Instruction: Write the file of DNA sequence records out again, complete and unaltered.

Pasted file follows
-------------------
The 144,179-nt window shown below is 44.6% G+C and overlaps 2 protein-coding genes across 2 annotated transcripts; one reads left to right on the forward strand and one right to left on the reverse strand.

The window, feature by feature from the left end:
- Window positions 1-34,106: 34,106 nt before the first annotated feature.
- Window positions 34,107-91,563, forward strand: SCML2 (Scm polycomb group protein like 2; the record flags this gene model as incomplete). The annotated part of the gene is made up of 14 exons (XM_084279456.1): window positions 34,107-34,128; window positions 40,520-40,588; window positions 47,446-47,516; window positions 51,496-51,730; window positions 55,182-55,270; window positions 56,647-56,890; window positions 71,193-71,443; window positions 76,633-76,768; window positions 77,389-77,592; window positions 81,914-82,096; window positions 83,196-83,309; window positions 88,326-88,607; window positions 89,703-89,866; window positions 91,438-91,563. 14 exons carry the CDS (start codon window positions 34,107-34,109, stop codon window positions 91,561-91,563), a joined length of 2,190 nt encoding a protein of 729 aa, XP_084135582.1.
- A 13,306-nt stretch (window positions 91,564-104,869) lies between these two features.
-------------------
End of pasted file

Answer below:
The 144,179-nt window shown below is 44.6% G+C and overlaps 2 protein-coding genes across 2 annotated transcripts; one reads left to right on the forward strand and one right to left on the reverse strand.

The window, feature by feature from the left end:
- Window positions 1-34,106: 34,106 nt before the first annotated feature.
- Window positions 34,107-91,563, forward strand: SCML2 (Scm polycomb group protein like 2; the record flags this gene model as incomplete). The annotated part of the gene is made up of 14 exons (XM_084279456.1): window positions 34,107-34,128; window positions 40,520-40,588; window positions 47,446-47,516; window positions 51,496-51,730; window positions 55,182-55,270; window positions 56,647-56,890; window positions 71,193-71,443; window positions 76,633-76,768; window positions 77,389-77,592; window positions 81,914-82,096; window positions 83,196-83,309; window positions 88,326-88,607; window positions 89,703-89,866; window positions 91,438-91,563. 14 exons carry the CDS (start codon window positions 34,107-34,109, stop codon window positions 91,561-91,563), a joined length of 2,190 nt encoding a protein of 729 aa, XP_084135582.1.
- A 13,306-nt stretch (window positions 91,564-104,869) lies between these two features.